• Are they connected to a recovery community?
    • Are they spiritually active?
    • Do they have a primary care doctor who monitors their health?
    • Are they employed or going to school or training, etc.?

    I ask the client to think through these questions and write their answers down. We review it all together, set realistic, time-sensitive goals in each area, and celebrate the wins when they happen. No win is ever too small!

    4. Given that many individuals with substance abuse issues also have comorbid mental illnesses, how should one proceed if they suspect that an underlying mental health condition requires assessment?

    It is essential for both substance use and mental health disorders to be treated simultaneously, and ideally by the same clinical team. That is not always possible, so when it’s not, the therapist should make sure the lines of communication are open across all involved providers, once the client understands and agrees to the treatment plan. It isn’t always clear which issue is primary, so this clinical approach is the standard of care for co-occurring disorders. The therapist should develop relationships with vetted providers who can, on referral, conduct psychiatric interventions, including the ability to prescribe appropriate behavioral health medications if needed.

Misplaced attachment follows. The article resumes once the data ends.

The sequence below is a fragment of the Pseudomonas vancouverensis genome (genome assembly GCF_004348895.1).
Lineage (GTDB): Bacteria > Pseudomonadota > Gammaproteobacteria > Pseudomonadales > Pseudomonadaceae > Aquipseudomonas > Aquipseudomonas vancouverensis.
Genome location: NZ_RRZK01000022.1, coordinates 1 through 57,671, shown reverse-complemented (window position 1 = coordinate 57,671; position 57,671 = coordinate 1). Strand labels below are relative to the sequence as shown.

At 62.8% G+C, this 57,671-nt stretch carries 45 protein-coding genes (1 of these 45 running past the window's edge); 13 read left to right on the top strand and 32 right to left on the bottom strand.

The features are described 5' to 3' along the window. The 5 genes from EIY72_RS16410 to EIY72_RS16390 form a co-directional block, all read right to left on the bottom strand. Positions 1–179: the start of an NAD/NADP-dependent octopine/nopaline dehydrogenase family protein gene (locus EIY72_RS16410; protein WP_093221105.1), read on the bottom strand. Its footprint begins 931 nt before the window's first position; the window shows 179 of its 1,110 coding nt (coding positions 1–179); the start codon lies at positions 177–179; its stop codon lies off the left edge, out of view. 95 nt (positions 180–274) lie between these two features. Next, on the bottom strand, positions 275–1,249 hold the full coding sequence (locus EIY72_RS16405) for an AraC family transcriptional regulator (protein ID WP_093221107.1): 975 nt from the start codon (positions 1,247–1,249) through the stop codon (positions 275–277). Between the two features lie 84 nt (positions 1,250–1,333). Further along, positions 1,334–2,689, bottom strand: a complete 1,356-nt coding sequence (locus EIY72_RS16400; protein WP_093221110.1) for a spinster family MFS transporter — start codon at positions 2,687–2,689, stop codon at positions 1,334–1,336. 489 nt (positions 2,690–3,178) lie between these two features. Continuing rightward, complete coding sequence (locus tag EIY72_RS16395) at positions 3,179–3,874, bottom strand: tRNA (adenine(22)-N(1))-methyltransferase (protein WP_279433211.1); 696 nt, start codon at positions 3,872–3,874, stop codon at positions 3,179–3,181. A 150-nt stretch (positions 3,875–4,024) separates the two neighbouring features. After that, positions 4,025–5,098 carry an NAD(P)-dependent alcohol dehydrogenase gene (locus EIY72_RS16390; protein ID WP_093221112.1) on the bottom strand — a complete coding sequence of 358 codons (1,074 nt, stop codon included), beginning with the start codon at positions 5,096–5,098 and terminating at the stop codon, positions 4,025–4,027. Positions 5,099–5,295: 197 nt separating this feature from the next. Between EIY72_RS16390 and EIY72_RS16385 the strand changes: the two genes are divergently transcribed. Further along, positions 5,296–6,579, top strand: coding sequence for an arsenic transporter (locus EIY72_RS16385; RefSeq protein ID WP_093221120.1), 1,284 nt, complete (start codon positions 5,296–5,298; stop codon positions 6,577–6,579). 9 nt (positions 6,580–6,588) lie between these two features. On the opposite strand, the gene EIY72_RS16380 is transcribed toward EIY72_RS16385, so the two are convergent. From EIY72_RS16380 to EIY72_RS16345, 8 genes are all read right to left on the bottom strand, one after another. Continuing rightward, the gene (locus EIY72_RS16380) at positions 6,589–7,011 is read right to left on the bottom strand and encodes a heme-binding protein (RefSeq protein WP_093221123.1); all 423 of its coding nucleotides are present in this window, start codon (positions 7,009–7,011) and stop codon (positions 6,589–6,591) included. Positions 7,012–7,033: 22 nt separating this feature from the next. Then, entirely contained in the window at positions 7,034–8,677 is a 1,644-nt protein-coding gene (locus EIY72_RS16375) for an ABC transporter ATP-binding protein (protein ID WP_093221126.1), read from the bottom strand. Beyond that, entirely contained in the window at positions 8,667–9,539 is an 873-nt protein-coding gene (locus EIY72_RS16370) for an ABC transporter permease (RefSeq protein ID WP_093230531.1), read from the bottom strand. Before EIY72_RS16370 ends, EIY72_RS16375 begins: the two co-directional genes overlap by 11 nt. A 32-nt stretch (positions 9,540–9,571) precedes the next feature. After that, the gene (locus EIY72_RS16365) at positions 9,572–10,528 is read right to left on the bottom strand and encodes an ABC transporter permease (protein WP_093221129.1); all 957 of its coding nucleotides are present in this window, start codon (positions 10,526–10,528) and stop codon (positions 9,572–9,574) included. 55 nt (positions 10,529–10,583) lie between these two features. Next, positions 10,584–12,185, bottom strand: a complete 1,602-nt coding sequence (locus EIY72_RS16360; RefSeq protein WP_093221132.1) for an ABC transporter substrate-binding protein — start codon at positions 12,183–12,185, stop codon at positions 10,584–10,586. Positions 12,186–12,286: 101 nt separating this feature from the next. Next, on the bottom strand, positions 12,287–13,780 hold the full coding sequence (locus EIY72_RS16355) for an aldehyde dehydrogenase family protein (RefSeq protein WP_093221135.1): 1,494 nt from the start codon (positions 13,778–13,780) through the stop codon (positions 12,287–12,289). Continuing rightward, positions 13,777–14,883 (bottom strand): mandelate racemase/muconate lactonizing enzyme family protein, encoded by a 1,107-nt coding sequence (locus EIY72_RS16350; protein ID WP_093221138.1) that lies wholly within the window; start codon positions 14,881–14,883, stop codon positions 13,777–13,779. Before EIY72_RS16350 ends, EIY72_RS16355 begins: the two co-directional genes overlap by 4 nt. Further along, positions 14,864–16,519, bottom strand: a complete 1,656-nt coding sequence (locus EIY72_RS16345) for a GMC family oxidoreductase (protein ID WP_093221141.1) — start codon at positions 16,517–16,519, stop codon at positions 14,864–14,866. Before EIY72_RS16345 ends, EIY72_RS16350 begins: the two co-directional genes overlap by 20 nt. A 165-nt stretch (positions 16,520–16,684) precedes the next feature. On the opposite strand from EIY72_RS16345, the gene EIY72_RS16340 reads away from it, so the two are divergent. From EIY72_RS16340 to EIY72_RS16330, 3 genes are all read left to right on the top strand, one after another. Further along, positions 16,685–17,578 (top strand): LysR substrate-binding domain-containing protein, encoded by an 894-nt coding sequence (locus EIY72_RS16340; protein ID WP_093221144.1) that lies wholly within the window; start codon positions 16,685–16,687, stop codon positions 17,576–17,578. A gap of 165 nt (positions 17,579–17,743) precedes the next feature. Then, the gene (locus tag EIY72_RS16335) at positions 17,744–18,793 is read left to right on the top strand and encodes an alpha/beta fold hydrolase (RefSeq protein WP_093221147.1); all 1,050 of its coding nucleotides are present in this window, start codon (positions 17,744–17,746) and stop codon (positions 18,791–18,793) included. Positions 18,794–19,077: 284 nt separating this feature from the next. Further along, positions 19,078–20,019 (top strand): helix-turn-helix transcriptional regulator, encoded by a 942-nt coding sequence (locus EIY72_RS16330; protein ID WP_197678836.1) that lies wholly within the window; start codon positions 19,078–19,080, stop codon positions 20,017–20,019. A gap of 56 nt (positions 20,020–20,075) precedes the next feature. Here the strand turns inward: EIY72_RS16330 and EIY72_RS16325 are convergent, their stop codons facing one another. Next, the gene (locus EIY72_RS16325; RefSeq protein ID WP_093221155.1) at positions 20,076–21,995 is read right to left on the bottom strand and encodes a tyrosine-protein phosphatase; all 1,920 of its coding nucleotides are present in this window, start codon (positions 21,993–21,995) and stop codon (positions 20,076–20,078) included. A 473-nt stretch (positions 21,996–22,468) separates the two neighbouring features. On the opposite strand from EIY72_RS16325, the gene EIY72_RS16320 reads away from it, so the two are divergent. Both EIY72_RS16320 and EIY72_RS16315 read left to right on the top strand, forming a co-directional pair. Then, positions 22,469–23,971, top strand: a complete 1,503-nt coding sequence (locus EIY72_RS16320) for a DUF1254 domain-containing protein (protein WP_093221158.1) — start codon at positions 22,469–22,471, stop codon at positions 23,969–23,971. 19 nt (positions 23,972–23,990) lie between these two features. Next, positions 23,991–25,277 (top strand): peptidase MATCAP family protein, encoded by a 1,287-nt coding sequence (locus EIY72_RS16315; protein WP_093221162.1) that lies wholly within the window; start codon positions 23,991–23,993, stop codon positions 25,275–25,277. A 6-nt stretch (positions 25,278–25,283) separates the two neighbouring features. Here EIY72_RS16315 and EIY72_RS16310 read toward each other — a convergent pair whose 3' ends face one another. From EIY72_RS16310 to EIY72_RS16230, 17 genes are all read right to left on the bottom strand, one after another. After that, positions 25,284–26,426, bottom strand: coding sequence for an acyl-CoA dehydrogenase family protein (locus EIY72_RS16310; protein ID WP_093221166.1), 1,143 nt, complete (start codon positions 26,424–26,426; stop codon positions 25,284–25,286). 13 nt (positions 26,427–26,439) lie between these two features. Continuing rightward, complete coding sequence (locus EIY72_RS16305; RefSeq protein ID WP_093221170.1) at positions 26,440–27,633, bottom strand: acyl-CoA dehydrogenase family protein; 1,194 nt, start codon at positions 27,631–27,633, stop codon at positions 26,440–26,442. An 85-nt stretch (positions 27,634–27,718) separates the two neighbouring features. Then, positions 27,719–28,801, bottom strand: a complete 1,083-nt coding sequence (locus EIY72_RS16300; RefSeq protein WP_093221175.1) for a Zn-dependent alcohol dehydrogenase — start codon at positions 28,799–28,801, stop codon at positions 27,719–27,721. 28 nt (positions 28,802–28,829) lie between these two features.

5. Do you conduct video therapy sessions? What are the advantages and disadvantages for both you and the clients in video sessions compared to in-person therapy?

    I offer virtual therapy sessions, but prefer in-person sessions. If a client is challenged with barriers (work, school, transportation, childcare, etc.) the virtual session is a good workaround, but I prefer that at least the first one or two sessions be face-to-face. My ability to best work with a client depends on having a full assessment, which I call the “360 view.”

    6. What practical experiences, such as internships, volunteer opportunities, or relevant electives, would you recommend to students starting a therapy or counseling program today?